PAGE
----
Perhaps the most important "gift" of AA is that, by and large, at least to people like me, who deal with DUI's, Revoked Licenses and people still struggling with an alcohol problem on the one hand, and those who have overcome a drinking problem, on the other, AA has given us the "language" of Recovery. It's hard to avoid talking about recovery from a drinking problem and not use some AA terms. And of all the AA terms out there, the granddaddy of them all is "the first step."

AA's first step has become so ubiquitous (meaning found everywhere) that the very phrase "the first step" has taken on a meaning all its own. For example, if your friend goes out and buys nicotine patches in preparation to stop smoking, you would likely congratulate him or her for recognizing that smoking was a problem, and deciding to do something about it. You'd tell that friend that recognizing the need to quit was a good "first step." While this rather misses the real point of AA's first step ("Came to believe we were powerless over alcohol, and that our lives were unmanageable"), it does serve to show how AA has become part of our culture.

Think about it this way: If someone wants to lose weight, they go to Weight Watchers. What do we, as a society, hope for in such a case? That the person knocks off some pounds, right? If someone has a gambling problem, they start going to Gamblers Anonymous. What do we hope for? That they stop gambling.

They real point of AA's first step is that a person has to stop drinking. Stop - not cut down, not slow down, not drink less...just stop. AA people describe doing this as "putting the plug in the jug." If you've been to AA, then you've been exposed to the first step. Chance are, if you only went to AA for 3 months, then you had 3 months of first step.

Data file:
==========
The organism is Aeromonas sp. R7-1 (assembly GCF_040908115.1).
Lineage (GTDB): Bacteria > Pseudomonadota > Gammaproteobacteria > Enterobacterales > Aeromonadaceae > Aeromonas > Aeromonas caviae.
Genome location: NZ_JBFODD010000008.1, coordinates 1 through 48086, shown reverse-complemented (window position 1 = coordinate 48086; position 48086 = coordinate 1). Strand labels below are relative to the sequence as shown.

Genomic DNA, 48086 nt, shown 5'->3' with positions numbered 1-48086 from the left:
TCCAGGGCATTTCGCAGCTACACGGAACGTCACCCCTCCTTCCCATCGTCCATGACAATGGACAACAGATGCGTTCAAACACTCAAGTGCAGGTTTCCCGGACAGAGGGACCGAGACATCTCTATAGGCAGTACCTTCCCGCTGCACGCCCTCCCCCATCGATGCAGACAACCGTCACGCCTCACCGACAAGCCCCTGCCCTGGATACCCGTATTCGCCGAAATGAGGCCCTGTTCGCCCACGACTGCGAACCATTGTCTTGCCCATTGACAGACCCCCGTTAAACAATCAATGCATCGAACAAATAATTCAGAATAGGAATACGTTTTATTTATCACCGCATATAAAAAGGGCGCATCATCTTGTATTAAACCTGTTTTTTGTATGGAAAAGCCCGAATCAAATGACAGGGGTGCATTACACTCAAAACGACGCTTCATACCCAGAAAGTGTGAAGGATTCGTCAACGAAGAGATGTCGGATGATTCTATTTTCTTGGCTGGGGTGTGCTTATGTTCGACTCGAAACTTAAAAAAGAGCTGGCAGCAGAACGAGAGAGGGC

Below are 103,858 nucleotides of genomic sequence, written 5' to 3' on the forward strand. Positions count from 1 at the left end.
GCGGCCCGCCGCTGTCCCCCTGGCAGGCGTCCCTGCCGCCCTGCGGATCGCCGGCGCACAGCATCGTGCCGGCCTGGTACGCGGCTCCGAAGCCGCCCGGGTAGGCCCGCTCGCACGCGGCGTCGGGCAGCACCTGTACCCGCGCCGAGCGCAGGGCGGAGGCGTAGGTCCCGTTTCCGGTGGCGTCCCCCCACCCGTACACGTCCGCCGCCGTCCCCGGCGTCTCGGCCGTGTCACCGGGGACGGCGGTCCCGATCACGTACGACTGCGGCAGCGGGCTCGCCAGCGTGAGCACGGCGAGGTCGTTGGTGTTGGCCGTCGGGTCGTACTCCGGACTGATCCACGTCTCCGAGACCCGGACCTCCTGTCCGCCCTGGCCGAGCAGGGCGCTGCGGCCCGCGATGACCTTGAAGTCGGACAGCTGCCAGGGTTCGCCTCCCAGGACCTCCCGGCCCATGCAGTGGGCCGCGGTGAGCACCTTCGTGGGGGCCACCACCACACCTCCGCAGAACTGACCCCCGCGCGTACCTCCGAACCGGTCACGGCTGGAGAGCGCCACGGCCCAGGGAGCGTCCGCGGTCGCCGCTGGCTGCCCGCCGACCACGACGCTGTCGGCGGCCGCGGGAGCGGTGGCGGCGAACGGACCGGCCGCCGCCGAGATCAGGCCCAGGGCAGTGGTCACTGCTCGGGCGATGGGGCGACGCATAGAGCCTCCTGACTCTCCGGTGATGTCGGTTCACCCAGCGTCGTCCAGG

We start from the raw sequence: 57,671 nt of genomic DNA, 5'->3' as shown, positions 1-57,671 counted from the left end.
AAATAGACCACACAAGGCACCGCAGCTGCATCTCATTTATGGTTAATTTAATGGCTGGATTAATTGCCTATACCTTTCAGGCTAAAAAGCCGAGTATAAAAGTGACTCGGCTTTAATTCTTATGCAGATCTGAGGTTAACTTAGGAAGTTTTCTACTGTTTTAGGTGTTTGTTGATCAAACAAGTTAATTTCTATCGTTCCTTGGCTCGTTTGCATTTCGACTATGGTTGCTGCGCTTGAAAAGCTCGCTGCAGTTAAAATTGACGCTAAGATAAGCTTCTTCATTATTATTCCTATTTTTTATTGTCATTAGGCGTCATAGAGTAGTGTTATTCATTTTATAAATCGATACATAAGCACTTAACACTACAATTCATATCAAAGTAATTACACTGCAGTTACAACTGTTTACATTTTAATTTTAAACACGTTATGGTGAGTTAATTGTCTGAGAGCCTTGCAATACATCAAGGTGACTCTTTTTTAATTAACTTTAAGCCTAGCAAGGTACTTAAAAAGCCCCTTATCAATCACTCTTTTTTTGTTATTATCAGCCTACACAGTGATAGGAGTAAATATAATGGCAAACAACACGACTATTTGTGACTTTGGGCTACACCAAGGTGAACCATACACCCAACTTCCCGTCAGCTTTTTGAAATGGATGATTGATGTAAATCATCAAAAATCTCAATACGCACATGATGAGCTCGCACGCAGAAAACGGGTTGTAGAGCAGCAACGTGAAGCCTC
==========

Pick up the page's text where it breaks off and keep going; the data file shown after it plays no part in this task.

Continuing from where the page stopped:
If you never went to AA, you still got the benefit of its first step. For all the clichés that have been distilled from that one sentence (alcohol is cunning, baffling and powerful; take it one day at a time; easy does it; alcoholism is the only disease you can have that tells you that you don't have it; being alcoholic is like having an allergy to alcohol; just do 3 things: Don't' drink, go to meetings and pray to God, etc.), the real "take away" of the first step is that you cannot drink. Going back to our examples of what we want a person to get out of Weight Watchers, or Gamblers Anonymous, what we want for someone who goes to AA is equally simple: To stop drinking.